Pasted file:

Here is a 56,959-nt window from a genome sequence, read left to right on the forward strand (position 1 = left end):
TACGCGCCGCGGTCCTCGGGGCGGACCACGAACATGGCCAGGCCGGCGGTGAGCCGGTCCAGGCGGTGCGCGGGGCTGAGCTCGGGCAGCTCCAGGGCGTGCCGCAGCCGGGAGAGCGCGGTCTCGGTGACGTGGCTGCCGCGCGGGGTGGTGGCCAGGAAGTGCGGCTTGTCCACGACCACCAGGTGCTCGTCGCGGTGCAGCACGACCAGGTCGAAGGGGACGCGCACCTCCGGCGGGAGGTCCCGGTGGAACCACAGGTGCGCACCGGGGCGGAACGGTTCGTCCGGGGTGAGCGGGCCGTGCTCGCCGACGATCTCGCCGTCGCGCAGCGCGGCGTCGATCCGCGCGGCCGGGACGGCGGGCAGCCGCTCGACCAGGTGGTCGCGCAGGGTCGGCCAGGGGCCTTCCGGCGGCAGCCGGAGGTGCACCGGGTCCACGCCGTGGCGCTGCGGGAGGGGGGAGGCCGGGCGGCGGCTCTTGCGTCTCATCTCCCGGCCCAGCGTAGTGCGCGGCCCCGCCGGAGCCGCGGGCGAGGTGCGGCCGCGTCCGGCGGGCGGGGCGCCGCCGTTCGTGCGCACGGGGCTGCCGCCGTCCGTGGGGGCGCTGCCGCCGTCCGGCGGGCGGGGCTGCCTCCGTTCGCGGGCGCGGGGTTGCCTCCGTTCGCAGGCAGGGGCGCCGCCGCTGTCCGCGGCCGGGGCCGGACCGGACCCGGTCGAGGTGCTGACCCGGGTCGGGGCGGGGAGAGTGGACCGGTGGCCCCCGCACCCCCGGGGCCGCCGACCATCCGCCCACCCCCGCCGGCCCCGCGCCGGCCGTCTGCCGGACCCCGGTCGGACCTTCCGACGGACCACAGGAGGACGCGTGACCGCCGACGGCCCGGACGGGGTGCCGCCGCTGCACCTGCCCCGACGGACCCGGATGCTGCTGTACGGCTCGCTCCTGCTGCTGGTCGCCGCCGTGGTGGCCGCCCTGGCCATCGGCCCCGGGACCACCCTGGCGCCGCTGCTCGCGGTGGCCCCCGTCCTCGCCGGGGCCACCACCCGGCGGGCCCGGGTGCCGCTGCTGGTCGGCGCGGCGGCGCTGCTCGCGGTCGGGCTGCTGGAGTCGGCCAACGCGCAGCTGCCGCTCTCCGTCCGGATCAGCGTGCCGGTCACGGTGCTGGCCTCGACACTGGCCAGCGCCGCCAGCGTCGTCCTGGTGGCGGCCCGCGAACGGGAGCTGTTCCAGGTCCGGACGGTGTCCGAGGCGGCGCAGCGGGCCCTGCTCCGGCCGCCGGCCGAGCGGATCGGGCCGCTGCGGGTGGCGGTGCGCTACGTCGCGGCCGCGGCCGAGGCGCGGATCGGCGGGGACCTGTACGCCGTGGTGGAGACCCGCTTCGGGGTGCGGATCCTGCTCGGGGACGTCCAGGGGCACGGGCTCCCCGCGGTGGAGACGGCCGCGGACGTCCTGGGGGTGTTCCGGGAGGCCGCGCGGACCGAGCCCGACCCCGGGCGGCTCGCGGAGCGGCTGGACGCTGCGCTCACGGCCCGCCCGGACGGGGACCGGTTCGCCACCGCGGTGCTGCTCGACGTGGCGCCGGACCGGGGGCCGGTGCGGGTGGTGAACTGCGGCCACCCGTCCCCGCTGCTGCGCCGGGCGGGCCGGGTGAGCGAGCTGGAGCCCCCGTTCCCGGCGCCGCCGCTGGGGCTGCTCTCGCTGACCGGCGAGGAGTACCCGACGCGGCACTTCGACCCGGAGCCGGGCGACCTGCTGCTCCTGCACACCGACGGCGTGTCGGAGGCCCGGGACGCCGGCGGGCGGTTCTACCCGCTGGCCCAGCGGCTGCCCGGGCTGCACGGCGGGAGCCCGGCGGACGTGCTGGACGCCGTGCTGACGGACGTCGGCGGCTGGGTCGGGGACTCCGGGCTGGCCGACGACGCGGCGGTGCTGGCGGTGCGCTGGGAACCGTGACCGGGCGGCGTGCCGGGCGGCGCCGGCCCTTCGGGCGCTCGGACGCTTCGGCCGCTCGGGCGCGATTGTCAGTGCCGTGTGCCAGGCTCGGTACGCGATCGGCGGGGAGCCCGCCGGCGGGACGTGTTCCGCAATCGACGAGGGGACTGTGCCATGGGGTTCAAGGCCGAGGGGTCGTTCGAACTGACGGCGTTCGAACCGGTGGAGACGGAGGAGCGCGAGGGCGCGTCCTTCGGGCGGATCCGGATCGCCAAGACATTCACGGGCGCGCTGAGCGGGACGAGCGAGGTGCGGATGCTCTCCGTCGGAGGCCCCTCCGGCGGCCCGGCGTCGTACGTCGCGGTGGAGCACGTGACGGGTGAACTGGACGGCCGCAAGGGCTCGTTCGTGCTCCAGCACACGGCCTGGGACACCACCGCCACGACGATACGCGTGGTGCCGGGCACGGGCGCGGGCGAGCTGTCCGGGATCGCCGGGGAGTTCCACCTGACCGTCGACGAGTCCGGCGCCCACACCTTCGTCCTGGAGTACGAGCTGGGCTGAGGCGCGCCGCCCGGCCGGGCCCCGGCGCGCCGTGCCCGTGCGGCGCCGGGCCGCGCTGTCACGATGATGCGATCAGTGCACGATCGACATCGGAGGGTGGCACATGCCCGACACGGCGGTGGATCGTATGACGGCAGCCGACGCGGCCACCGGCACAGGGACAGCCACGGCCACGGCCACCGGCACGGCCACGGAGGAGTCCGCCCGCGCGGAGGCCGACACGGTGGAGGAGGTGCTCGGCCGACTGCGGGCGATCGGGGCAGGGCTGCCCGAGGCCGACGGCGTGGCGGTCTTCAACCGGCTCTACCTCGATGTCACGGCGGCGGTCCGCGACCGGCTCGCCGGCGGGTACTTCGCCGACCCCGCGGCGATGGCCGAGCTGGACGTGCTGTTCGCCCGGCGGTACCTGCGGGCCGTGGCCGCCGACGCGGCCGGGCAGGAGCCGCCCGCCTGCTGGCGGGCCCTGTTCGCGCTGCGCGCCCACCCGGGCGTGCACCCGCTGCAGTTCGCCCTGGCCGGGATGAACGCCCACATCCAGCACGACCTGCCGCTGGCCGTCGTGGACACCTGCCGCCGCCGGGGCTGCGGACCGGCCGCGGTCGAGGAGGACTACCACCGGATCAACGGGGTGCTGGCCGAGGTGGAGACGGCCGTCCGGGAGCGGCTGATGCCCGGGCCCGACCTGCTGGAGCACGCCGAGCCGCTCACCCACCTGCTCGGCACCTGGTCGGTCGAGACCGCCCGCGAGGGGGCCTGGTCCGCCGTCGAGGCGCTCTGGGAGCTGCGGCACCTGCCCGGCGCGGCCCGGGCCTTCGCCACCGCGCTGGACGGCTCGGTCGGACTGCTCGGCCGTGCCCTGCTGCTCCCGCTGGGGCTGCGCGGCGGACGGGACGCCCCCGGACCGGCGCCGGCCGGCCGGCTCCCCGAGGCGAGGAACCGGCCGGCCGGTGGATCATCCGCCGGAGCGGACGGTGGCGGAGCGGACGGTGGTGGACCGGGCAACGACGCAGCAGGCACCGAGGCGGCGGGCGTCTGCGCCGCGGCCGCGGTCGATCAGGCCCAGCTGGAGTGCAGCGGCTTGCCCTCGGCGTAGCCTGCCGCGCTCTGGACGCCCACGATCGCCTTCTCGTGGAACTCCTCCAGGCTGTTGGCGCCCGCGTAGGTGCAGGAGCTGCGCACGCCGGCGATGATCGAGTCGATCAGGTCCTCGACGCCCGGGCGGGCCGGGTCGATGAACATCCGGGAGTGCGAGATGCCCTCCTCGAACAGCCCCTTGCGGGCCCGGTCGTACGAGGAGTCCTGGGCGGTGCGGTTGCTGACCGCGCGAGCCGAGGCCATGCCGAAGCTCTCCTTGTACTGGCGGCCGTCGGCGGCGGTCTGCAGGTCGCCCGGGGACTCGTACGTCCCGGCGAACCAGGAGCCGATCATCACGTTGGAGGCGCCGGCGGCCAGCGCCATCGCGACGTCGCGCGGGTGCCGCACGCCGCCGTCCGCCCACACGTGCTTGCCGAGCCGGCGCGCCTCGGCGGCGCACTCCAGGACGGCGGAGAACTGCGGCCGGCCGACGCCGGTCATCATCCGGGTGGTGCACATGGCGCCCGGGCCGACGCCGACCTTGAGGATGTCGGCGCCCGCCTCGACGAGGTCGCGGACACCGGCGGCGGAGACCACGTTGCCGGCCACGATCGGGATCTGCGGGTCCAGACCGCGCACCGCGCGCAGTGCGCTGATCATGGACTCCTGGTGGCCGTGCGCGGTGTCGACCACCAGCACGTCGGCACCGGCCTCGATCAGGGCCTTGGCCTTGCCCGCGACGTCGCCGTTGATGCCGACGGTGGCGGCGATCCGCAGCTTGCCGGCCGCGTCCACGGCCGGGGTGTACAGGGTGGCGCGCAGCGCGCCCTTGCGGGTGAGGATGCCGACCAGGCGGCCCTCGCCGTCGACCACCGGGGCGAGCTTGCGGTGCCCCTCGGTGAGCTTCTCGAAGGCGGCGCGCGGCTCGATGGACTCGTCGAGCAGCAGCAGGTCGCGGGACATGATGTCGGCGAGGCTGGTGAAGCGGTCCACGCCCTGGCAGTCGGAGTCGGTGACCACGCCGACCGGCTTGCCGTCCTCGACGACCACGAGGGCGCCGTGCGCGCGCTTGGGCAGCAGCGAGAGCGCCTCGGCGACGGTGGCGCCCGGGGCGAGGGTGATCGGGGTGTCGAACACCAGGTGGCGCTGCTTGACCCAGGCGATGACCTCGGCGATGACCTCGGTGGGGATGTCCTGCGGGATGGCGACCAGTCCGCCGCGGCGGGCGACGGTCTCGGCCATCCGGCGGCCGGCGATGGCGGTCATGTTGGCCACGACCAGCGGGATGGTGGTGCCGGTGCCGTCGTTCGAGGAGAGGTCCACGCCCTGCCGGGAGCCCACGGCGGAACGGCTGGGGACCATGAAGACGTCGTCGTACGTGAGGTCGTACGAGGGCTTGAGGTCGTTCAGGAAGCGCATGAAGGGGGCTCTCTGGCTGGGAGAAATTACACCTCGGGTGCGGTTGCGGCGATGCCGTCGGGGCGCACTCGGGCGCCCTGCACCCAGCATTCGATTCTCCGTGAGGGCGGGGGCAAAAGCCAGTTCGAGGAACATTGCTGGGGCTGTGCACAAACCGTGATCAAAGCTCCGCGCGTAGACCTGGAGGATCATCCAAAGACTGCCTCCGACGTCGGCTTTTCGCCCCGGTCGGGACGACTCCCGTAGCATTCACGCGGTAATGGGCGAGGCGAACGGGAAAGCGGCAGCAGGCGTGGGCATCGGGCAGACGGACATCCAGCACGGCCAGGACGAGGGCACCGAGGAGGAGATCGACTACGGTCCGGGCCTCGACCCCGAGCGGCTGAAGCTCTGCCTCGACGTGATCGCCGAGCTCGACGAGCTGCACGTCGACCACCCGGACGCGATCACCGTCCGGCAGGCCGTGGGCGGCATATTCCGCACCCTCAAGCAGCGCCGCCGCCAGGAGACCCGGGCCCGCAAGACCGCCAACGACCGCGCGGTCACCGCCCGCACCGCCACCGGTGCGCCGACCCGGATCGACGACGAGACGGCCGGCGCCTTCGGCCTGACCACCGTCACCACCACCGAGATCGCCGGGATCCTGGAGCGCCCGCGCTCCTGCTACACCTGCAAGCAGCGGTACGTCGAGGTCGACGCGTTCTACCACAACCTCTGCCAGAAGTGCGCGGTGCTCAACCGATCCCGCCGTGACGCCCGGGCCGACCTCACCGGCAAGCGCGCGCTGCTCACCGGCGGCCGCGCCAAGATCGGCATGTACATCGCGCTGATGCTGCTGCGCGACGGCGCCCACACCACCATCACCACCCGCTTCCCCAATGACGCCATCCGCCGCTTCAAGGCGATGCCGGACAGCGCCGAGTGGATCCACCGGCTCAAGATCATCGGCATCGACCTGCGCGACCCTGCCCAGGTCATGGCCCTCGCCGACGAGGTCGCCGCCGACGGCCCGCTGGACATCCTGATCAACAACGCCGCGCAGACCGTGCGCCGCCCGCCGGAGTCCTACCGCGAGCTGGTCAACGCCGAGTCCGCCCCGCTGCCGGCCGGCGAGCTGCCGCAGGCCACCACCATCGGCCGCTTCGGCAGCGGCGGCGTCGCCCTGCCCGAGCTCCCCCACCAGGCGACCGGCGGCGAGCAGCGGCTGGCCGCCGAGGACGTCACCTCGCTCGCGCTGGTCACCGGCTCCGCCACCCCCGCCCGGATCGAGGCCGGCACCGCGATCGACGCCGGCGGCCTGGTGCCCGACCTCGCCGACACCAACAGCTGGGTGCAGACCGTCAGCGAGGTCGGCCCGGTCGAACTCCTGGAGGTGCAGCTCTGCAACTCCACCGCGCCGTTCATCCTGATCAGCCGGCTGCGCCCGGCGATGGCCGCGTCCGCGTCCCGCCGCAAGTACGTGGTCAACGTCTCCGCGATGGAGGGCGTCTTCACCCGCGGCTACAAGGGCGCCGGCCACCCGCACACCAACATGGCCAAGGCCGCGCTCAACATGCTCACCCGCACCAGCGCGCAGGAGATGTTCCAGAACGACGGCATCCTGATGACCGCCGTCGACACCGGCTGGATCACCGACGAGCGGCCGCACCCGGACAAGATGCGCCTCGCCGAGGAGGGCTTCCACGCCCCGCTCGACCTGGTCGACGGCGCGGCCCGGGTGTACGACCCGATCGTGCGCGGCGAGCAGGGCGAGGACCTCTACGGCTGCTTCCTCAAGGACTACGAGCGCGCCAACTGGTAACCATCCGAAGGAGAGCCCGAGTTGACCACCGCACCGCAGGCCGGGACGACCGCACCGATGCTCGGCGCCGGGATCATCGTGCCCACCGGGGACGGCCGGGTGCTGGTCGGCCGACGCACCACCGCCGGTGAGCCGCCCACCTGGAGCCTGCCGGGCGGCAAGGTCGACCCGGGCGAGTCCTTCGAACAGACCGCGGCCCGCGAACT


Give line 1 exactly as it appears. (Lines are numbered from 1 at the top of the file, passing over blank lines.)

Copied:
Here is a 56,959-nt window from a genome sequence, read left to right on the forward strand (position 1 = left end):